Okayama Prefecture

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Okayama Prefecture
岡山県
Prefecture
Japanese transcription(s)
 • Japanese 岡山県
 • Rōmaji Okayama-ken
Official logo of Okayama Prefecture
Symbol of Okayama Prefecture
Location of Okayama Prefecture
Country Japan
Region Chūgoku (Sanyō)
Island Honshu
Capital Okayama
Government
 • Governor Ryuta Ibaragi
Area
 • Total 7,112.32 km2 (2,746.08 sq mi)
Area rank 15th
Population (January 1, 2012)
 • Total 1,940,411
 • Rank 21st
 • Density 270/km2 (710/sq mi)
ISO 3166 code JP-33
Districts 10
Municipalities 27
Flower Peach blossom (Prunus persica var. vulgaris)
Tree Red pine (Pinus densiflora)
Bird Lesser cuckoo (Cuculus poliocephalus)
Website www.pref.okayama.jp

Okayama Prefecture (岡山県 Okayama-ken?) is a prefecture of Japan located in the Chūgoku region on the main island of Honshu.[1] The capital is the city of Okayama.[2][3][4]

History[edit]

Prior to the Meiji Restoration of 1868, the area of present-day Okayama Prefecture was divided between Bitchū, Bizen and Mimasaka Provinces. Okayama Prefecture was formed and named in 1871 as part of the large-scale administrative reforms of the early Meiji period (1868 – 1912), and the borders of the prefecture were set in 1876.[3][5]

Geography[edit]

Map of Okayama Prefecture

Okayama Prefecture borders Hyōgo Prefecture, Tottori Prefecture, and Hiroshima Prefecture.[3] It faces Kagawa Prefecture in Shikoku across the Seto Inland Sea and includes 90 islands in the sea.

Okayama Prefecture is home to the historic town of Kurashiki. Most of the population is concentrated around Kurashiki and Okayama. The small villages in the northern mountain region are aging and declining in population - more than half of the prefectures municipalities are officially designated as depopulated.[6]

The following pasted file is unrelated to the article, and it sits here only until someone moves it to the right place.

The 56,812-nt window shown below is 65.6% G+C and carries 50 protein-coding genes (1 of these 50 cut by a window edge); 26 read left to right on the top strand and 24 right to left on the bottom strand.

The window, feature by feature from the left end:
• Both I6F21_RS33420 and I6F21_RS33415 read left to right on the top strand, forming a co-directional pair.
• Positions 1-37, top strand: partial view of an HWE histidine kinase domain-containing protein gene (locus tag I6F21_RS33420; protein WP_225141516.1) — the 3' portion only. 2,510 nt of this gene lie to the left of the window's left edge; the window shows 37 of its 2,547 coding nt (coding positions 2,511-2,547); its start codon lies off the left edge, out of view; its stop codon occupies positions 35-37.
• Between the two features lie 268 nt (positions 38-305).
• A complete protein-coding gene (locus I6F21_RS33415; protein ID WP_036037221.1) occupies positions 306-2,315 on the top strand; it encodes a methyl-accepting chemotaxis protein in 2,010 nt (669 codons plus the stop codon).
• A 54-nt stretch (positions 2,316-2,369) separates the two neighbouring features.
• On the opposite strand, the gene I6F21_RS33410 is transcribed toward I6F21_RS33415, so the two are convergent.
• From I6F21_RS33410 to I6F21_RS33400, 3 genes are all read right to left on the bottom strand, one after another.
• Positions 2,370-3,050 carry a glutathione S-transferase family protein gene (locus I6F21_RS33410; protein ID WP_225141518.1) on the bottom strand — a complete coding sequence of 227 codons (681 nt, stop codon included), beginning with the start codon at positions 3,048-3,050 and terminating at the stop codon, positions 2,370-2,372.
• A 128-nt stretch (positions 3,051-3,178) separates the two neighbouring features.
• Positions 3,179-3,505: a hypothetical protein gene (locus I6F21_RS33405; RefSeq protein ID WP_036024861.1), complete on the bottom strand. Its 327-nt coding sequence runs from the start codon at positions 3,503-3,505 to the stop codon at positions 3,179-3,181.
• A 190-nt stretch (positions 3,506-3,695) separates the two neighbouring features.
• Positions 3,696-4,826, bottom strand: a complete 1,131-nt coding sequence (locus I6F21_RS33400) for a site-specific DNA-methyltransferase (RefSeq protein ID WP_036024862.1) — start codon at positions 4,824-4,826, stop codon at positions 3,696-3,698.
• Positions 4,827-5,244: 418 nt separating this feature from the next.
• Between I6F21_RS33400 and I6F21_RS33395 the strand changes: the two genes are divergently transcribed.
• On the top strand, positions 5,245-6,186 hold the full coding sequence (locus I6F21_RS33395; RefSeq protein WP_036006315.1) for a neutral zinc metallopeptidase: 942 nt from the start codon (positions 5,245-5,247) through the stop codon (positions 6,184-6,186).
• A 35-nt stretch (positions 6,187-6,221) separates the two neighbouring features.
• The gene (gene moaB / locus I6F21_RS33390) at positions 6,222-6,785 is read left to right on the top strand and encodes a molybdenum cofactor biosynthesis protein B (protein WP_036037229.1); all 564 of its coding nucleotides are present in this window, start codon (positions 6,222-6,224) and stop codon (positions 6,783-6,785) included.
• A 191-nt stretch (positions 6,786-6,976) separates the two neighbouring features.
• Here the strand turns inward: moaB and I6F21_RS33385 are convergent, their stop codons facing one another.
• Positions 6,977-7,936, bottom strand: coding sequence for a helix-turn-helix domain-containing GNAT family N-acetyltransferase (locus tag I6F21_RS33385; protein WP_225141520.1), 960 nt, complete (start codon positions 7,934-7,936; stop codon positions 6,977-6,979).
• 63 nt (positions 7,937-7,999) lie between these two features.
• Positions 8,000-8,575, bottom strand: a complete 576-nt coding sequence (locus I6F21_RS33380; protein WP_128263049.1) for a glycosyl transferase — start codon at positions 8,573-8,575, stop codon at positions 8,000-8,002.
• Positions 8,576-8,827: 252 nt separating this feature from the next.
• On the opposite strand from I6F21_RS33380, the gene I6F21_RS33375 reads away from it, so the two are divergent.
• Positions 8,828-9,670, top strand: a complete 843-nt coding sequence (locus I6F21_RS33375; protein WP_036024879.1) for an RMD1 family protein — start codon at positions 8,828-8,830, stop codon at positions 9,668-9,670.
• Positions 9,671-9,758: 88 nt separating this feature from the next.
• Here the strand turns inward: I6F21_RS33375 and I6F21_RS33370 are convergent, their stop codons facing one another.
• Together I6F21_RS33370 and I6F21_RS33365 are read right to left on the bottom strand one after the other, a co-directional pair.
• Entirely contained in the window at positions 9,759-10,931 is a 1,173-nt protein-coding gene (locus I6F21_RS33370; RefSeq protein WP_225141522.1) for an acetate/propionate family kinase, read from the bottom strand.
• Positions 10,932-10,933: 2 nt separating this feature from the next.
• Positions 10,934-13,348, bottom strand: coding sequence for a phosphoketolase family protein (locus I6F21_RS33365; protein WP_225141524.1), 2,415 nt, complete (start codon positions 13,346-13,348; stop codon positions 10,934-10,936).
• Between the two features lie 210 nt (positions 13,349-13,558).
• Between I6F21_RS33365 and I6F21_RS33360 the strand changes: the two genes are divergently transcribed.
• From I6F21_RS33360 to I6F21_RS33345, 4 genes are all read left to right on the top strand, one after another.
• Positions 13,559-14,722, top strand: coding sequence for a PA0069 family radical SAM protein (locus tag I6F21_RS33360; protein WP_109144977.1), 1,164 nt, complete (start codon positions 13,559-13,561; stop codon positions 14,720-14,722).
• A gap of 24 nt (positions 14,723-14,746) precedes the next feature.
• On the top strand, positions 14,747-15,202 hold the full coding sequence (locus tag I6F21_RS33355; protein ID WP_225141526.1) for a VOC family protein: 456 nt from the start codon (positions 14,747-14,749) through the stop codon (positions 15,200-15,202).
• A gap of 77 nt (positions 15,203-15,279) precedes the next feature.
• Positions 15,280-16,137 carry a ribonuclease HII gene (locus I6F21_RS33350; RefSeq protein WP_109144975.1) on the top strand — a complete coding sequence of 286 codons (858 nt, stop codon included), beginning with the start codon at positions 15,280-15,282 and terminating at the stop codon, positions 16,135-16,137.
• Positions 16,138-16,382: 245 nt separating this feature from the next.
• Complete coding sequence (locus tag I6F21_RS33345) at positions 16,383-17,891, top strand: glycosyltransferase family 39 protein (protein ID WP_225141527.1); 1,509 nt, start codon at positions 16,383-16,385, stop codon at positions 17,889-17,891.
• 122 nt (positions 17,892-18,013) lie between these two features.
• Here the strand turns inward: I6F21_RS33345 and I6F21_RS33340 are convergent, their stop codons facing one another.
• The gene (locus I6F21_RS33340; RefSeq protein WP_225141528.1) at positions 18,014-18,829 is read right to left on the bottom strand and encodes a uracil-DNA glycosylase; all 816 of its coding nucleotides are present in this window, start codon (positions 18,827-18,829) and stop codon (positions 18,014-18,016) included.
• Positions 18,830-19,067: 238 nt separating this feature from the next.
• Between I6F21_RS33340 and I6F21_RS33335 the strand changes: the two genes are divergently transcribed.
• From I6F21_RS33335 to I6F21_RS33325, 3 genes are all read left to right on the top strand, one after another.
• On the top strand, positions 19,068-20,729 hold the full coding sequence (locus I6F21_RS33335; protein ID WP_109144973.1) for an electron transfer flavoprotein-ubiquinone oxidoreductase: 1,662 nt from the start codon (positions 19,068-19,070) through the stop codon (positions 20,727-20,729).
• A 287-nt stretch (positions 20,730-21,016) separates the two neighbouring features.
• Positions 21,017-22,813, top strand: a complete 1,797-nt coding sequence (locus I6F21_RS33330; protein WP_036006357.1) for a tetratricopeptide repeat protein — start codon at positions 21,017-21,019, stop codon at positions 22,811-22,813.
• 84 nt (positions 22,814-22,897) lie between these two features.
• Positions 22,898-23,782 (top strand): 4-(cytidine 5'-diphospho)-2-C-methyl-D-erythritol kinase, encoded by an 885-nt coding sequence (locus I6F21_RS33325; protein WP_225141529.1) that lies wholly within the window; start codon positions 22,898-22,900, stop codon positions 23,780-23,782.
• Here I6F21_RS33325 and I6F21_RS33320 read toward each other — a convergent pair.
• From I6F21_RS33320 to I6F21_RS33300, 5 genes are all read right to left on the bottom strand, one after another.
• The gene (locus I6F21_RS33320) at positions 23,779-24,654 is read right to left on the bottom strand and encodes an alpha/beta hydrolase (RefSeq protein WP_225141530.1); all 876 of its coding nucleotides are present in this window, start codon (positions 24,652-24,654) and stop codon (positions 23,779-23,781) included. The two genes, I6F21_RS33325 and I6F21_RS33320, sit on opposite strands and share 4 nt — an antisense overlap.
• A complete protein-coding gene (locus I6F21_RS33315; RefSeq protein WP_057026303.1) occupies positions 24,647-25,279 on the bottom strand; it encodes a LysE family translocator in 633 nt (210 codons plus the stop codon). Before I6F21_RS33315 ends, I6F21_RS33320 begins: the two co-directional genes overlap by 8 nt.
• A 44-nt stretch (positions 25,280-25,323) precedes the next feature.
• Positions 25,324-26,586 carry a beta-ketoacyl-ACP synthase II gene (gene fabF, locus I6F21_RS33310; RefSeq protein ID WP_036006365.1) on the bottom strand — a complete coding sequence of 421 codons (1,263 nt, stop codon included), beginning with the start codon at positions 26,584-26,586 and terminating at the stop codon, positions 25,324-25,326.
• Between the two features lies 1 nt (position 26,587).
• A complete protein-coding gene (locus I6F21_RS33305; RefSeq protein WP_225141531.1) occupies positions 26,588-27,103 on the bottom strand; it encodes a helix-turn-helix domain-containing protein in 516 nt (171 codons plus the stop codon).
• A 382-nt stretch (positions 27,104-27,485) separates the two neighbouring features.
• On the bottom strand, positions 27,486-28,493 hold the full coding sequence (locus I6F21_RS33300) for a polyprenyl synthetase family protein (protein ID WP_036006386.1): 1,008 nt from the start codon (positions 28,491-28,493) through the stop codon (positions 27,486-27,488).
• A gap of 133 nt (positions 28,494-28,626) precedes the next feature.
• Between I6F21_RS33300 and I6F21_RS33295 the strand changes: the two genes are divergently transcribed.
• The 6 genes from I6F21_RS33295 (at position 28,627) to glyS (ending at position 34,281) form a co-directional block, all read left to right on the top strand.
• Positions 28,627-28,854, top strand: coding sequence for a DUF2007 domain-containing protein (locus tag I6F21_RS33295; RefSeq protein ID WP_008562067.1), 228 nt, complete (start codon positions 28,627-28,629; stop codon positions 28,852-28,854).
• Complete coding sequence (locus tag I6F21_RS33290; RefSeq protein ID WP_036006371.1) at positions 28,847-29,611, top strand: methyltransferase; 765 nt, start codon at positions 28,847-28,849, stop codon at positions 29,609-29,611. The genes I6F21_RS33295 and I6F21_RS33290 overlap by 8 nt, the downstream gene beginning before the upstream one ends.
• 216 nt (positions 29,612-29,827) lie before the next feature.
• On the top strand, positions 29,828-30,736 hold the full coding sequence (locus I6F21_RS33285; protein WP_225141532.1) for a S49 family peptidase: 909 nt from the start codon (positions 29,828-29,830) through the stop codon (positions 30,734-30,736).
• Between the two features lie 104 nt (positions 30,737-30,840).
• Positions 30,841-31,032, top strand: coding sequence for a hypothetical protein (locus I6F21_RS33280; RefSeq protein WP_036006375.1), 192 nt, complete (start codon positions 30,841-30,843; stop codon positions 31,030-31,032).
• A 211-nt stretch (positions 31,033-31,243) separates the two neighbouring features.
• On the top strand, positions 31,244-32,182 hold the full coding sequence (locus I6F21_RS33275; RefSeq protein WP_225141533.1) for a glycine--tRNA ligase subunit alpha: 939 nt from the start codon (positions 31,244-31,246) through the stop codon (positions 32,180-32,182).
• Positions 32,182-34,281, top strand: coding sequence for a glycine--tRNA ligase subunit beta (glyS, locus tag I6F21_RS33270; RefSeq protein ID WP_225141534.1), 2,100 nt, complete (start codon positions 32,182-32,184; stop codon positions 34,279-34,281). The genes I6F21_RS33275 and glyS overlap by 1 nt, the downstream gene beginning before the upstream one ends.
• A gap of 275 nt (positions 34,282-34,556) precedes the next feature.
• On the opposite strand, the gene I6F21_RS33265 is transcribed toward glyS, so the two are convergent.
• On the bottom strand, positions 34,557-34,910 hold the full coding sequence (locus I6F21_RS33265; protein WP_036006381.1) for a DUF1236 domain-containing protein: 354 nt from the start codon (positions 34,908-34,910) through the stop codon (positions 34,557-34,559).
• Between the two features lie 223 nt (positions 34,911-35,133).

Cities[edit]

Fifteen cities are located in Okayama Prefecture:

Okayama City
Tsuyama
Takahashi
Niimi

Towns and villages[edit]

These are the towns and villages in each district:

Mergers[edit]

Universities in Okayama Prefecture[edit]

Transportation[edit]

Rail[edit]

Tramways[edit]

Roads[edit]

Expressways[edit]

National highways[edit]

Airport[edit]

Culture[edit]

  • Bizen-yaki (Bizen pottery)
  • Bizen Osafune/Bitchu Aoe swords

Association with Momotarō legend[edit]

Okayama Prefecture is closely associated with the folklore hero, Momotarō. This tale is said to have roots in the legendary story of Kibitsuhiko-no-mikoto and Ura which explains that the Prince Ura of Kudara used to live in Kinojo (castle of the devil) and was a cause of trouble for the people living in the village. The emperor's government sent Kibitsuhiko-no-mikoto(Momotarō) to defeat Ura. The city of Okayama holds an annual Momotarō-matsuri, or Momotarō Festival.[4][7]

Sports[edit]

The sports teams listed below are based in Okayama.

Football (soccer)[edit]

Volleyball[edit]

Tourism[edit]

Okayama Korakuen Park and Okayama Castle
Hiruzen Plateau and Hiruzen Joyful Park in Maniwa
Hinase Island and Seto Inlandsea in Bizen

Some tourist attractions are:

Notable people from Okayama Prefecture[edit]

Notes[edit]

  1. ^ Nussbaum, Louis-Frédéric. (2005). "Okayama-ken" in Japan Encyclopedia, p. 745, p. 745, at Google Books; "Chūgoku" at p. 127, p. 127, at Google Books.
  2. ^ Nussbaum, "Okayama" at p. 745, p. 745, at Google Books.
  3. ^ a b c "Okayama Prefecture". Encyclopedia of Japan. Tokyo: Shogakukan. 2012. OCLC 56431036. Retrieved 2012-08-01. 
  4. ^ a b "岡山(県)" [Okayama Prefecture]. Nihon Daihyakka Zensho (Nipponika) (in Japanese). Tokyo: Shogakukan. 2012. OCLC 153301537. Retrieved 2012-08-15. 
  5. ^ Nussbaum, "Provinces and prefectures" at p. 780, p. 780, at Google Books.
  6. ^ Okayama official website accessed Nov. 2007
  7. ^ "Okayama History". Retrieved 24 June 2012. 
  8. ^ "Shin Koyamada's IMDB Biography". 
  9. ^ "Yuko Arimori's profile". 
  10. ^ "Masashi Kishimoto's Biography on TV.com". 

References[edit]

External links[edit]

Coordinates: 34°42′N 133°51′E / 34.700°N 133.850°E / 34.700; 133.850